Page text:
Previously unknown celestial bodies are regularly discovered in our Solar System, such as comets, asteroids, satellites of planets, and also objects in the Kuiper Belt beyond the orbit of Neptune, such as the object known as 2002 LN₆₀ that was in the news in early October 2002. Except for comets, those celestial bodies are almost by definition small and dim, because all bright celestial bodies were easier to spot. (Comets are special in this regard because they are usually far from the Sun and very dim, but can also become very bright when they spend a short period of time near the Sun.) How can we determine the size of such a dim celestial body?
There are two basic methods for determining the size of a dim celestial body, depending on the measurements that are available. In any case you need to know the distance of the body, and you can calculate that if you know the orbit of the body, which can be derived (with some difficulty) from a series of observations of the position of the body between the stars over a period of at least a few weeks (but the longer the better).
If the object looks just like a star through your telescope, then you can only measure an upper bound on the apparent size, from which follows (with the distance) an upper bound on the diameter. I refer to that diameter as the "blur diameter".
From measurements of the brightness (magnitude) of the object and the distances of the object from the Sun and the observer, you can calculate a lower bound on the diameter of the object. I refer to this lower bound as the "white-ball diameter", because it is the diameter of a well-reflecting white ball that looks equally bright as the object.
If you have measurements of the object in infrared light of various wavelengths, then you can derive an estimate for the temperature of the object, from which (with the distance from the Sun) follows the albedo of the object. From the white-ball diameter and the albedo follows the true (geometrical) diameter.
If \( w \) is the apparent diameter of the body, measured in arcseconds, and \( D \) the distance of the body from the observer, in AU, then the diameter \( d \) of the body, in kilometers, is equal to
\begin{equation} d = 725wD \end{equation}
For example: when Jupiter is closest to the Earth, then its apparent diameter (as seen from Earth) is about 46 arcseconds, and its distance about 4.2 AU. It then follows from the equation that the diameter of Jupiter is about 140,000 km. For Pluto, the corresponding values are 0.16 arcseconds, 29 AU, and 3400 km, and for 2002 LN₆₀ 0.044 arcseconds, 42 AU, and about 1350 km.
To be able to distinguish details of apparent diameter \( w \) with a telescope, the diameter \( d_\text{tel} \) of the telescope (measured in centimeters) must be at least about
\begin{equation} d_\text{tel} = \frac{10}{w} \end{equation}
but if the diameter of the telescope is close to this lower bound, then the telescope must be of very high quality (and thus very expensive) to be able to really distinguish the smallest possible details. Another problem is that the unquiet atmosphere of the Earth makes it difficult to distinguish apparent sizes of less than about 0.5 arcseconds, even with a very large telescope. Telescopes larger than about 20 cm have this problem.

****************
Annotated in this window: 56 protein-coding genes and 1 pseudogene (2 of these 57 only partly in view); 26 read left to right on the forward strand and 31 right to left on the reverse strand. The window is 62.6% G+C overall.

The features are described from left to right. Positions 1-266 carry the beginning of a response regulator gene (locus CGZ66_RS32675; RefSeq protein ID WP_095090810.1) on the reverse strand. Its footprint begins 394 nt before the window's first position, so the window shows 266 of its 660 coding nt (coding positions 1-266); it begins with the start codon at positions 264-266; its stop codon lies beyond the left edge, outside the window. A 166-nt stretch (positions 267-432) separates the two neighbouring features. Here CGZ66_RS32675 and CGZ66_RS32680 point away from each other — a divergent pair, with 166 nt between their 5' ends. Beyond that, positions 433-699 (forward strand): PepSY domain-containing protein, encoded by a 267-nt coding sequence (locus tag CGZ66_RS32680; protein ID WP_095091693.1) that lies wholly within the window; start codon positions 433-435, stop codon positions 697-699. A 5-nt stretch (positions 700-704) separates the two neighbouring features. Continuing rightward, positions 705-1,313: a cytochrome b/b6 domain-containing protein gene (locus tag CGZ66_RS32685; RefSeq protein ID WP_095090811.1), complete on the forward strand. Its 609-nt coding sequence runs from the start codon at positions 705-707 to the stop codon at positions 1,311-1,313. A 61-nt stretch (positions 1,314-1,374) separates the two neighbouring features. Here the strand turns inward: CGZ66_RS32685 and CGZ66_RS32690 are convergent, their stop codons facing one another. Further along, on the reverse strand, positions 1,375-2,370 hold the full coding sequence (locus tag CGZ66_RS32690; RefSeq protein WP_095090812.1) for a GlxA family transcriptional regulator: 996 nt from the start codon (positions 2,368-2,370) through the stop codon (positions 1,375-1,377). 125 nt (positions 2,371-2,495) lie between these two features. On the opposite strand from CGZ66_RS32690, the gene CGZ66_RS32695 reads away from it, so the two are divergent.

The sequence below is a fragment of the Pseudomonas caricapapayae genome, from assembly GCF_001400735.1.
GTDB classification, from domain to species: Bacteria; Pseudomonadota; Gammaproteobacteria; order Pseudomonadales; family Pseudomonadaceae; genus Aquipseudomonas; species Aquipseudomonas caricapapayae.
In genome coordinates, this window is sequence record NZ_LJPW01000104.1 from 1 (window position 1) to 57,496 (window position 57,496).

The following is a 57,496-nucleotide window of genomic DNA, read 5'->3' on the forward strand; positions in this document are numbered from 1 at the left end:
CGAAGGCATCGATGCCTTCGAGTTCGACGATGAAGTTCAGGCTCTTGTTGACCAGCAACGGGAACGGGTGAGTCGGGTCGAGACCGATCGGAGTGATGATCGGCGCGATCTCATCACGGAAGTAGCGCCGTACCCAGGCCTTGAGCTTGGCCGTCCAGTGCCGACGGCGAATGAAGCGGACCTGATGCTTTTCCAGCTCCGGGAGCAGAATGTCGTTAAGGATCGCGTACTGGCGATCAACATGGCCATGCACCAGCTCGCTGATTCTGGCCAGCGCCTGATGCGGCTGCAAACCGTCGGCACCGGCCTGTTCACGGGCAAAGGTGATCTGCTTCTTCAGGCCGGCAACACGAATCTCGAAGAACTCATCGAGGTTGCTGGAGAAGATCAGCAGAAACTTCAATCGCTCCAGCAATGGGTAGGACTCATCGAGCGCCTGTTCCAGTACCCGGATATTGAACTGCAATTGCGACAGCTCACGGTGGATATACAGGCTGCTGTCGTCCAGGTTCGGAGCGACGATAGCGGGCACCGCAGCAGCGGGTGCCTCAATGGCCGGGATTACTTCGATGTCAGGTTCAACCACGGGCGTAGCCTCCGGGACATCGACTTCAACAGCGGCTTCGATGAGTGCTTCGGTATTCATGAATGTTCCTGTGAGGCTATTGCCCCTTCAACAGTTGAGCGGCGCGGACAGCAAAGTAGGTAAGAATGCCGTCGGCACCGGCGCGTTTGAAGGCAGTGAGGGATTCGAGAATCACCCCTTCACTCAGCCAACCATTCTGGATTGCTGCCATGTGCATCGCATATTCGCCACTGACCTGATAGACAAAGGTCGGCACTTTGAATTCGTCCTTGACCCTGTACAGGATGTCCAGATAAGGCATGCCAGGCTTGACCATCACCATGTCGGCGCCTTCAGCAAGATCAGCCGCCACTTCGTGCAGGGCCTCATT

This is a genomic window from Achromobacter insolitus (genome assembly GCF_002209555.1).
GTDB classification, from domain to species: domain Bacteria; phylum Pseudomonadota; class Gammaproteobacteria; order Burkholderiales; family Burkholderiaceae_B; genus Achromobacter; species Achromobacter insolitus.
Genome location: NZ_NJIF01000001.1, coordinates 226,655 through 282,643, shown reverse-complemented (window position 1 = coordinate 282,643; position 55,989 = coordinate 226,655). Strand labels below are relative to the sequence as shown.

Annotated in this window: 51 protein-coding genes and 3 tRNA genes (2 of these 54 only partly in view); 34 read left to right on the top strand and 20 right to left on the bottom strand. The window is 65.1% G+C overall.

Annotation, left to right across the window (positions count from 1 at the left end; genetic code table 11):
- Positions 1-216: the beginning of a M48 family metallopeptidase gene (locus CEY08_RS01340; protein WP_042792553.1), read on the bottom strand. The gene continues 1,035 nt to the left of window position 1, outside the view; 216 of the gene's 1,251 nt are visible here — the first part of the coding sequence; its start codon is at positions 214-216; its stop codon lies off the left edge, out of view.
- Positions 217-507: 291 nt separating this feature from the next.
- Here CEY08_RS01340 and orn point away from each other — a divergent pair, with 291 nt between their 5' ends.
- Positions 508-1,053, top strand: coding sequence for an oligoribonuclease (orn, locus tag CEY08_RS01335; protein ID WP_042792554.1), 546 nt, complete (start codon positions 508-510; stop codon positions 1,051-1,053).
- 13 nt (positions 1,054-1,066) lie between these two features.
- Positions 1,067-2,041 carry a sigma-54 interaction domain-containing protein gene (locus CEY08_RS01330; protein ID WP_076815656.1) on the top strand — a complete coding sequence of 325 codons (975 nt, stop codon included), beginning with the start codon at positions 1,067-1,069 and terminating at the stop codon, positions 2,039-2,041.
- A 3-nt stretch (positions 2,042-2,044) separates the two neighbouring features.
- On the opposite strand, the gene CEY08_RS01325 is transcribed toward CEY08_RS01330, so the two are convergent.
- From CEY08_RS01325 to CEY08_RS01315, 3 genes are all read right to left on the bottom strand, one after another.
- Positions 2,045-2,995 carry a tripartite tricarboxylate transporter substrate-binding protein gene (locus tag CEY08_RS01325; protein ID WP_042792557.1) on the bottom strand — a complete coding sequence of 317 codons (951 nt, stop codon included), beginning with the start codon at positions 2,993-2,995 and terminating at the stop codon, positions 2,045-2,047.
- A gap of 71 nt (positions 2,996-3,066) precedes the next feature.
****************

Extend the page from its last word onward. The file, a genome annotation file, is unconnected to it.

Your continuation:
For example: to be able to distinguish Jupiter, with an apparent size of 46 arcseconds, from a star, your telescope must have a diameter of at least 10/46 cm. To be able to distinguish Pluto from a star, your telescope must be at least 63 cm in diameter, but Pluto appears so small that the atmosphere of the Earth makes it very difficult to determine the exact apparent size of Pluto from the ground. To be able to distinguish 2002 LN₆₀ from a star, you need a telescope of at least about 230 cm diameter. The Hubble Space Telescope (HST), with which the apparent diameter of 2002 LN₆₀ was measured, has a diameter of 240 cm and is not troubled by the Earth's atmosphere, so this measurement was at the very edge of what the HST can do.
If \( D \) is the distance from the observer, \( D_\text{sun} \) the distance from the Sun, \( d \) the diameter of the body, and \( A \) the albedo (a number between 0 and 1), then the following formulas provide a reasonable estimate for the smallest magnitude \( m \) (the greatest brightness) of the body:
\begin{equation} m = m_0 + 5\log(D×D_\text{sun}) \end{equation}
\begin{equation} m_0 = 16,4 - 5\log(d_\text{white}) \end{equation}
\begin{equation} d_\text{white} = d\sqrt{A} \end{equation}
In these formulas, \( \log \) is the logarithm to base 10, \( \sqrt \) the square root, \( m_0 \) the absolute magnitude, and \( d_\text{white} \) the "white-ball diameter", the diameter of a white (100% diffusely reflecting) ball that would appear as bright in the same location as the body.
For example: the magnitude of 2002 LN₆₀ was reported as 18.5, and its distance as about 42 AU. From this follows an absolute magnitude of about 2.3 and a white-ball diameter of about 670 km.
The albedo \( A \) can be estimated from the temperature \( T \) (measured in kelvin) that follows from the infrared part of the spectrum of the body, according to
\begin{equation} A = \left( \frac{T\sqrt{D_\text{sun}}}{279} \right)^4 \end{equation}
With the albedo \( A \) and the white-ball diameter \( d_white \), the true (geometrical) diameter \( d \) equal to
\begin{equation} d = \frac{d_\text{white}}{\sqrt{A}} \end{equation}
For 2002 LN₆₀ we can go the other way. From a diameter of 1350 km and a white-ball diameter of 670 km follows an albedo of about 0.25, and a temperature of about 30 K.
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Last updated: 2017-12-25